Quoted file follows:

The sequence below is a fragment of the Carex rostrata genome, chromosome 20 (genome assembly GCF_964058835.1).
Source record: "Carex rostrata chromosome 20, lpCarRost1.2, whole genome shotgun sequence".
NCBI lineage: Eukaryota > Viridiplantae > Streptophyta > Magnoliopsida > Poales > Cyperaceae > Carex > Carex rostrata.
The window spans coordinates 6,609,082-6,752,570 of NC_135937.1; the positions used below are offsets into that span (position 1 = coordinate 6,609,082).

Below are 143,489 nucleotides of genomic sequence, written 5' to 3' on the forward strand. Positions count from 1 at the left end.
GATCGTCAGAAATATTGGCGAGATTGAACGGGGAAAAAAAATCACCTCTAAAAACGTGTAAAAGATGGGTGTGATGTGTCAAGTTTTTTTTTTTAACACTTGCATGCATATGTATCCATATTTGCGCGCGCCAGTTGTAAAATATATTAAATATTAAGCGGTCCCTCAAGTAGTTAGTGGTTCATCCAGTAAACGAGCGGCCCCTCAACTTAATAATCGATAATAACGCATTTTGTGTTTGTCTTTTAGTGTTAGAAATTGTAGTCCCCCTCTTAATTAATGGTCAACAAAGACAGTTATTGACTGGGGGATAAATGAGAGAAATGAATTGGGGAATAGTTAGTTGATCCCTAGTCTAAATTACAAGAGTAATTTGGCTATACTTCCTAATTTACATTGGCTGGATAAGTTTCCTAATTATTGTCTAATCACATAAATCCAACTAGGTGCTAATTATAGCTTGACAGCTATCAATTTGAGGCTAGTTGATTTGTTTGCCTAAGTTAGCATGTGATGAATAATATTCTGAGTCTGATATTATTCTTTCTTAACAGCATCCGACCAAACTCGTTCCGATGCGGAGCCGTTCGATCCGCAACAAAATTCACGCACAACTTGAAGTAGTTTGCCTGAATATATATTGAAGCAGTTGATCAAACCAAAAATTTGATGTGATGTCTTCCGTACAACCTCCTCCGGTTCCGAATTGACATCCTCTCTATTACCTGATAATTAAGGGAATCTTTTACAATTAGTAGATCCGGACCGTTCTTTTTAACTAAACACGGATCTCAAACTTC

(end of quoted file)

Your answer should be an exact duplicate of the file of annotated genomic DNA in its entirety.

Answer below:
The sequence below is a fragment of the Carex rostrata genome, chromosome 20 (genome assembly GCF_964058835.1).
Source record: "Carex rostrata chromosome 20, lpCarRost1.2, whole genome shotgun sequence".
NCBI lineage: Eukaryota > Viridiplantae > Streptophyta > Magnoliopsida > Poales > Cyperaceae > Carex > Carex rostrata.
The window spans coordinates 6,609,082-6,752,570 of NC_135937.1; the positions used below are offsets into that span (position 1 = coordinate 6,609,082).

Below are 143,489 nucleotides of genomic sequence, written 5' to 3' on the forward strand. Positions count from 1 at the left end.
GATCGTCAGAAATATTGGCGAGATTGAACGGGGAAAAAAAATCACCTCTAAAAACGTGTAAAAGATGGGTGTGATGTGTCAAGTTTTTTTTTTTAACACTTGCATGCATATGTATCCATATTTGCGCGCGCCAGTTGTAAAATATATTAAATATTAAGCGGTCCCTCAAGTAGTTAGTGGTTCATCCAGTAAACGAGCGGCCCCTCAACTTAATAATCGATAATAACGCATTTTGTGTTTGTCTTTTAGTGTTAGAAATTGTAGTCCCCCTCTTAATTAATGGTCAACAAAGACAGTTATTGACTGGGGGATAAATGAGAGAAATGAATTGGGGAATAGTTAGTTGATCCCTAGTCTAAATTACAAGAGTAATTTGGCTATACTTCCTAATTTACATTGGCTGGATAAGTTTCCTAATTATTGTCTAATCACATAAATCCAACTAGGTGCTAATTATAGCTTGACAGCTATCAATTTGAGGCTAGTTGATTTGTTTGCCTAAGTTAGCATGTGATGAATAATATTCTGAGTCTGATATTATTCTTTCTTAACAGCATCCGACCAAACTCGTTCCGATGCGGAGCCGTTCGATCCGCAACAAAATTCACGCACAACTTGAAGTAGTTTGCCTGAATATATATTGAAGCAGTTGATCAAACCAAAAATTTGATGTGATGTCTTCCGTACAACCTCCTCCGGTTCCGAATTGACATCCTCTCTATTACCTGATAATTAAGGGAATCTTTTACAATTAGTAGATCCGGACCGTTCTTTTTAACTAAACACGGATCTCAAACTTC